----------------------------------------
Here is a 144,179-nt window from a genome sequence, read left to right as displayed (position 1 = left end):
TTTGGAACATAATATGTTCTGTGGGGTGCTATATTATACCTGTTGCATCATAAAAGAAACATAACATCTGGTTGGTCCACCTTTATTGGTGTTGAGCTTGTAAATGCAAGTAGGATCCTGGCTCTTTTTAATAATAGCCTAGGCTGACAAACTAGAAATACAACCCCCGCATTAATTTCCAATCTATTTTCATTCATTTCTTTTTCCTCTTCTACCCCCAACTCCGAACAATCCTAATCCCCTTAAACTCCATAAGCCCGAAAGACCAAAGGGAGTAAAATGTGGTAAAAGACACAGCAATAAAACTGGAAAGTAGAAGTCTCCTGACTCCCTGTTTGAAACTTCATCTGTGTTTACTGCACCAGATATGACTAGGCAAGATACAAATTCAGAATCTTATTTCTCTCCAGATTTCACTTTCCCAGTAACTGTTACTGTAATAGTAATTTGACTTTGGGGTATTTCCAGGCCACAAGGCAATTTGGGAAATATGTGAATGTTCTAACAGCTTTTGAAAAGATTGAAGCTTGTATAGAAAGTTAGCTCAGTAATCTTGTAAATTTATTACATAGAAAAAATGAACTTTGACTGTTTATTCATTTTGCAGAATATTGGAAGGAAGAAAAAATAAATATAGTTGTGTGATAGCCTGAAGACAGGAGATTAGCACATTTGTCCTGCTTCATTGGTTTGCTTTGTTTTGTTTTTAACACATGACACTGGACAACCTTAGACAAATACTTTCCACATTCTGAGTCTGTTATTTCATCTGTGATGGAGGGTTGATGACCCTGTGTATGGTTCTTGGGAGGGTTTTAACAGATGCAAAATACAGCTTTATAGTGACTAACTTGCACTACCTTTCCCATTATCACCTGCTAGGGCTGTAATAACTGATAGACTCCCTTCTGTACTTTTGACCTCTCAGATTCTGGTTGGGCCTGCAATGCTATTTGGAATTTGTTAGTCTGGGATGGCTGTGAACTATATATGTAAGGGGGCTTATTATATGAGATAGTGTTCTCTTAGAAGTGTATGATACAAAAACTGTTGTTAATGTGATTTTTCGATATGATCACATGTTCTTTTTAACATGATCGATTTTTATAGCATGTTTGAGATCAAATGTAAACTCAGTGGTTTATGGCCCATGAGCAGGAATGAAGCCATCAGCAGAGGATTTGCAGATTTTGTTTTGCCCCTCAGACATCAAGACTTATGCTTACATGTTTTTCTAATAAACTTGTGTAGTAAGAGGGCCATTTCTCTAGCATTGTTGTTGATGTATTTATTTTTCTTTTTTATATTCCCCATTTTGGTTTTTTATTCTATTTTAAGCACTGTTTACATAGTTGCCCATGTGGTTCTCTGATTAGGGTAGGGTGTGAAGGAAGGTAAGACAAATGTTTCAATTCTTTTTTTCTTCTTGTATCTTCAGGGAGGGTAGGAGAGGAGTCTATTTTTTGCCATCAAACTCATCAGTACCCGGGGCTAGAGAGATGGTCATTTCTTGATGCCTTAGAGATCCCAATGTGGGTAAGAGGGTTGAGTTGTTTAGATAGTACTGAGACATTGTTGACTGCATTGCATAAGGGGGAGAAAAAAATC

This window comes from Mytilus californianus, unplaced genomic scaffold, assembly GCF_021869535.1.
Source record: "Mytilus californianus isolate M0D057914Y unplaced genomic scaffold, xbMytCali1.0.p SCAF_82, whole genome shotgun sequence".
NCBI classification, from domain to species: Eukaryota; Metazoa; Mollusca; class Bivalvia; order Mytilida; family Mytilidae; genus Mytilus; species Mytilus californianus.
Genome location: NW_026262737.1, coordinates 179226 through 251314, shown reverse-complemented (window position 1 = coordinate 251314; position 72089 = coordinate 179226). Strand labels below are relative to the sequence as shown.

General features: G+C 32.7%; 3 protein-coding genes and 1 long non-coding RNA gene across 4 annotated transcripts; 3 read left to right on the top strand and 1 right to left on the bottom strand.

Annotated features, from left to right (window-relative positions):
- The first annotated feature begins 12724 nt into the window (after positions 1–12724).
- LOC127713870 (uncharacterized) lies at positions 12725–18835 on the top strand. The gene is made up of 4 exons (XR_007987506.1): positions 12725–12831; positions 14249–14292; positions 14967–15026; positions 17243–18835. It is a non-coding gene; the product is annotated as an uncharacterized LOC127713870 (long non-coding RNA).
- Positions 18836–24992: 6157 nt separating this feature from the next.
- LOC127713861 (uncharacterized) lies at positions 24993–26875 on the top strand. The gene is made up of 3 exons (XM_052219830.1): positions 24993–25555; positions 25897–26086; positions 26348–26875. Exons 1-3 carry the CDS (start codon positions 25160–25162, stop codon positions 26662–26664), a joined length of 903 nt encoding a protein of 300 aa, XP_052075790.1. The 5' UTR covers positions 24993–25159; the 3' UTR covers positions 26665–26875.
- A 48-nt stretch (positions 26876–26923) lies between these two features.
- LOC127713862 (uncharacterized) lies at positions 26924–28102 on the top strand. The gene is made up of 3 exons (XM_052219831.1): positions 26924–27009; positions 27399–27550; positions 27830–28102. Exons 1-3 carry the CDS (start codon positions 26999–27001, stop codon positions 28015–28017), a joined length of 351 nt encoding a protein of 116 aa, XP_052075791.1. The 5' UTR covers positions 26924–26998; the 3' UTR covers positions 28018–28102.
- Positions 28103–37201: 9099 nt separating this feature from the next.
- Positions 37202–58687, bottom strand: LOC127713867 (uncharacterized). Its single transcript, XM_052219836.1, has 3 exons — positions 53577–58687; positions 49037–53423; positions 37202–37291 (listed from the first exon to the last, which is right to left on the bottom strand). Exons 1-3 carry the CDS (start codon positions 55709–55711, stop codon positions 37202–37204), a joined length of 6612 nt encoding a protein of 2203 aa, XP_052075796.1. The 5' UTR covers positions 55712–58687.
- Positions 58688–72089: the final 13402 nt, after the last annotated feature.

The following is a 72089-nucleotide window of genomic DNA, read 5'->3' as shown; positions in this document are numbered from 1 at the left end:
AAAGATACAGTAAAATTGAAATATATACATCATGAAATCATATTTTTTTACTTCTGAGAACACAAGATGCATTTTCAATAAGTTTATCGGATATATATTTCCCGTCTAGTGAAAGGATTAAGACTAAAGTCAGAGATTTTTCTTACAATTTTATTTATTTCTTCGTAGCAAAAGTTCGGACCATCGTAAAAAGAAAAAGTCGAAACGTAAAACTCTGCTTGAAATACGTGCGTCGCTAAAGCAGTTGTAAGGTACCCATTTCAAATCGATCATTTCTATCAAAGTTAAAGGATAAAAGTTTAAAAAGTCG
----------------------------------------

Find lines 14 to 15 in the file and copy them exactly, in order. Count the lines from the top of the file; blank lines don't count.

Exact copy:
- LOC127713862 (uncharacterized) lies at positions 26924–28102 on the top strand. The gene is made up of 3 exons (XM_052219831.1): positions 26924–27009; positions 27399–27550; positions 27830–28102. Exons 1-3 carry the CDS (start codon positions 26999–27001, stop codon positions 28015–28017), a joined length of 351 nt encoding a protein of 116 aa, XP_052075791.1. The 5' UTR covers positions 26924–26998; the 3' UTR covers positions 28018–28102.
- Positions 28103–37201: 9099 nt separating this feature from the next.